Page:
Green Technology

Green technology is technology that produces clean energy, helps repair environmental damages or offers solutions to wasteful practices.

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Purdue University researchers have developed an ultra-white paint that reflects more than 98 percent of sunlight and could reduce the need for energy-consuming air conditioning.

By Patrick J. Kiger

The controversial technology of reflecting sunlight away from the planet could help blunt the worst impacts of climate change. Harvard University climate scientist David Keith weighs in.

By Betsy Mason

Kernza is a wheat-like grain that doesn't have to be replanted each year, making it the ideal crop to aid in the fight against climate change and help to feed the world.

By Patrick J. Kiger

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These new devices may be used in the future to absorb more of the sun's energy than today's solar panels are capable of collecting.

By Patrick J. Kiger

In Africa's Ivory Coast, a group of women saw a need and came together to collect plastic for recycling into bricks to build schools.

By Michelle Konstantinovsky

A new technology can speed the purification of water using sunlight, potentially providing clean water to billions of people.

By Jim Marion

There are seven different numbers you might see on a plastic container. And each number has its own meaning.

By Melanie Radzicki McManus

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The forward momentum on recycling has stalled in the U.S. and other countries, but some experts say there's still potential for growth.

By Patrick J. Kiger

Cockroaches are taking a big bite out of a Chinese city's trash problem.

By Loraine Fick

Coral grows faster when it's cut or broken and scientists are taking advantage of that to replenish depleted reefs.

By Cherise Threewitt

Urine is so much more valuable than we think. Soon, we might be building houses with pee bricks.

By Jesslyn Shields

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While green roofs make sense in a lot of ways, requiring their installation isn't as simple as it might seem.

By Patrick J. Kiger

Sweden puts less than 1 percent of its household trash into landfills, in part because it burns nearly half to generate heat and electricity.

By Patrick J. Kiger

As sea levels rise with climate change, beaches are losing ground against ever-encroaching waters. Trucking in sand may seem like a good idea, but the evidence, while not yet conclusive, may show otherwise.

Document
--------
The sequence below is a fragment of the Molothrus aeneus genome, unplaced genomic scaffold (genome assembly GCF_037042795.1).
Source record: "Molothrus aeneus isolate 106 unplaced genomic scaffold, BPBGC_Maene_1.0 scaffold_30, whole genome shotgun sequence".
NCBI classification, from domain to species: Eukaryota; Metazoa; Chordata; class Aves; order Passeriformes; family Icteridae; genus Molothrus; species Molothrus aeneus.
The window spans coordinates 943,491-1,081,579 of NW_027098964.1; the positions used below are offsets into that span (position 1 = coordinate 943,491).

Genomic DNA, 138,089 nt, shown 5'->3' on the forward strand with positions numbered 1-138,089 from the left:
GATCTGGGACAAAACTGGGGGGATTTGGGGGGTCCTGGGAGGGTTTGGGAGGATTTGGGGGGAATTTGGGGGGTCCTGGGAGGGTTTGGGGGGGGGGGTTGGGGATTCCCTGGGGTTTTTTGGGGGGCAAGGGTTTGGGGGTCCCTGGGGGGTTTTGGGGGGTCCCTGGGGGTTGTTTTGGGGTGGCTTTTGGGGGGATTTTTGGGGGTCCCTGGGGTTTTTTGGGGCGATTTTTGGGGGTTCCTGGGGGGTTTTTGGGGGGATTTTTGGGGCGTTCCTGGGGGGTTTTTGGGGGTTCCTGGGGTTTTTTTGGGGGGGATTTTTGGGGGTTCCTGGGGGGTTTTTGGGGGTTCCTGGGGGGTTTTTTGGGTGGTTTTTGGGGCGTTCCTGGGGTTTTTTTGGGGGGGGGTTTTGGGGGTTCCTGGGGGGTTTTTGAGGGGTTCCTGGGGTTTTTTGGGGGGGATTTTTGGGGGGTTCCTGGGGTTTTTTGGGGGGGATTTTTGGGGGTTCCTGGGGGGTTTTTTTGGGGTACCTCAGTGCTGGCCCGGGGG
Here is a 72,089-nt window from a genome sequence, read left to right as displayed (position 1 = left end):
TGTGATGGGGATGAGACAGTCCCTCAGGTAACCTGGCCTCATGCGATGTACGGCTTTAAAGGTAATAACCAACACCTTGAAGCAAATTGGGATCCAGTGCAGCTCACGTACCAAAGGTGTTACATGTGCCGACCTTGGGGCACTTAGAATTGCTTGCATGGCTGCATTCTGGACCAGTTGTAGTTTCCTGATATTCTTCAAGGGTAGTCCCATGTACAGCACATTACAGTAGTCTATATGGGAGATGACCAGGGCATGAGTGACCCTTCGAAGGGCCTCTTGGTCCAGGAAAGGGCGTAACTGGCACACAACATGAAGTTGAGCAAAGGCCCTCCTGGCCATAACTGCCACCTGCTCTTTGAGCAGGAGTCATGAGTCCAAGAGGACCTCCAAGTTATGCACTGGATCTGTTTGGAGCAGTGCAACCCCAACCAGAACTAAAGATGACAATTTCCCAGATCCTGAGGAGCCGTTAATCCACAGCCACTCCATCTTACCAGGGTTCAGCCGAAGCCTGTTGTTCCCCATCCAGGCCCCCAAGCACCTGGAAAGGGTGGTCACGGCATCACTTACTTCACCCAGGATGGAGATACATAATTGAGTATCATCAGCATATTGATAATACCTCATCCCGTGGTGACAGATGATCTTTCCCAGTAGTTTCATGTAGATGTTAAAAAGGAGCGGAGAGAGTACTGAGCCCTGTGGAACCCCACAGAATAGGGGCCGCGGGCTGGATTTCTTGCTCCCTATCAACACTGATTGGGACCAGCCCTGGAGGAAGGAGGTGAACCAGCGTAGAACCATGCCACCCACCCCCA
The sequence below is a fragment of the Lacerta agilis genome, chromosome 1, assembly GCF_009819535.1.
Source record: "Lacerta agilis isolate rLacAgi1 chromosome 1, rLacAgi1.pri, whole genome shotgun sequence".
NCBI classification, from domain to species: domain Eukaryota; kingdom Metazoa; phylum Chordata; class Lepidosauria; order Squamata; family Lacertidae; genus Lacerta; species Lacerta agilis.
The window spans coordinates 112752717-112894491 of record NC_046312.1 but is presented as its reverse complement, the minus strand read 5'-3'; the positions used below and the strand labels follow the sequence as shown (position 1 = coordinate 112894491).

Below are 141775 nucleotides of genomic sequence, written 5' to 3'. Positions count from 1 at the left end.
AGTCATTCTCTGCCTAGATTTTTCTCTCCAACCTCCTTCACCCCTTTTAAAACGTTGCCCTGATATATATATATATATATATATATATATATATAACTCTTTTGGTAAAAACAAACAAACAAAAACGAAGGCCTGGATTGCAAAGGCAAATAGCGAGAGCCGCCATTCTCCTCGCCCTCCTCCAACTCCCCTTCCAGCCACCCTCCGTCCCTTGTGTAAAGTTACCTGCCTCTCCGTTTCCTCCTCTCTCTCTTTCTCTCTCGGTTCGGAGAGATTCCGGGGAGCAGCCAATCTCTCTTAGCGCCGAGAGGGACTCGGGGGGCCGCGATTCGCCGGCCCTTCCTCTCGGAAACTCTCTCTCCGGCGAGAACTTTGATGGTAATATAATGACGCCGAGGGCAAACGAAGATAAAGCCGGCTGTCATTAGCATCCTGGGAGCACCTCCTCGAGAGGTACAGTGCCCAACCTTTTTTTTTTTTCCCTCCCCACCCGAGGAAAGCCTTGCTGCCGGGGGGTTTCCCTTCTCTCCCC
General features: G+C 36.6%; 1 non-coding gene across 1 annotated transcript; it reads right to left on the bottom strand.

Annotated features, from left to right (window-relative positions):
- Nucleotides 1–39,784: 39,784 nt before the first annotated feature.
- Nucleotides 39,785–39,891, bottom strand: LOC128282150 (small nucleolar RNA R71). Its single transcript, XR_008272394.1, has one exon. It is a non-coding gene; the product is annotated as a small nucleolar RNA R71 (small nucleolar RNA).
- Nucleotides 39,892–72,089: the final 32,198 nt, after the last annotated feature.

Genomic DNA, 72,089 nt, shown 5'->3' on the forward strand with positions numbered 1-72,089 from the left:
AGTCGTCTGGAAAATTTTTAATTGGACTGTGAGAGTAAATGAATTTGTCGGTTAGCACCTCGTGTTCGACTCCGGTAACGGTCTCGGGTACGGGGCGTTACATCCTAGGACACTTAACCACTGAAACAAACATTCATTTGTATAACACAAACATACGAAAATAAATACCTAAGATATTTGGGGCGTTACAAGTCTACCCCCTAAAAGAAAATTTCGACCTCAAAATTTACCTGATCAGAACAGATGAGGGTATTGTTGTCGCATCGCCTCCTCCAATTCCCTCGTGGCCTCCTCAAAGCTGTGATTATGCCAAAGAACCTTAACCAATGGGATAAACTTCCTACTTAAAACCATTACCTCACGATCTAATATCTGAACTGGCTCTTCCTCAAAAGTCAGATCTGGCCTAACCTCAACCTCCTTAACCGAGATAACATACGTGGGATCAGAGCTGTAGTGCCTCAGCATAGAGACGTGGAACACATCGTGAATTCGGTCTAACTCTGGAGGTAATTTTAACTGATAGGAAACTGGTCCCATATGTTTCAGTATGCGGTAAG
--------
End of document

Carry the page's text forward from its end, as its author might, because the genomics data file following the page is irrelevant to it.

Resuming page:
By Amanda Onion

People have floated the idea of towing icebergs to drought-stricken parts of the world for years. Sounds like a good idea, but how viable is it?

By Amanda Onion

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While plastic such as Styrofoam may be cheap and convenient to use, it contributes to costly health issues and is an inconvenient pollutant that takes up to 500 years to biodegrade.

By Carrie Tatro

Wine pomace — the portion of grapes left over from winemaking — has a variety of uses, from fertilizer to a nutrition-enhancing ingredient in foods.

By Patrick J. Kiger

Fog harvesting has been going on in some form since ancient times, but scientists have been refining the method so people living in some of the most arid climates can have water.

By Mark Mancini

There's no easy fix for climate change so scientists are playing with altering the Earth's natural systems in hopes of slowing it down. What could possibly go wrong?

By Cherise Threewitt

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Human attempts to alter the Earth's natural systems could either successfully avert climate change or fail and cause even greater harm.

By Patrick J. Kiger

In Colorado, a recycling robot uses artificial intelligence to sort through discarded cartons more efficiently.

By Patrick J. Kiger

China, the world's largest emitter of CO2, is making steps to combat those emissions by creating the world's largest floating solar panel farm.

By John Perritano

Some scientists are proposing a massive array of wind-powered pumps to bring more Arctic water to the surface, so it can freeze and thicken existing sea ice.

By Patrick J. Kiger

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A French company has created a miniature wind turbine that looks like a tree and could provide enough energy for a house.

By Patrick J. Kiger

And they're ready to help you do it, whether it's just you, your school, your company or your neighborhood.

By Kate Kershner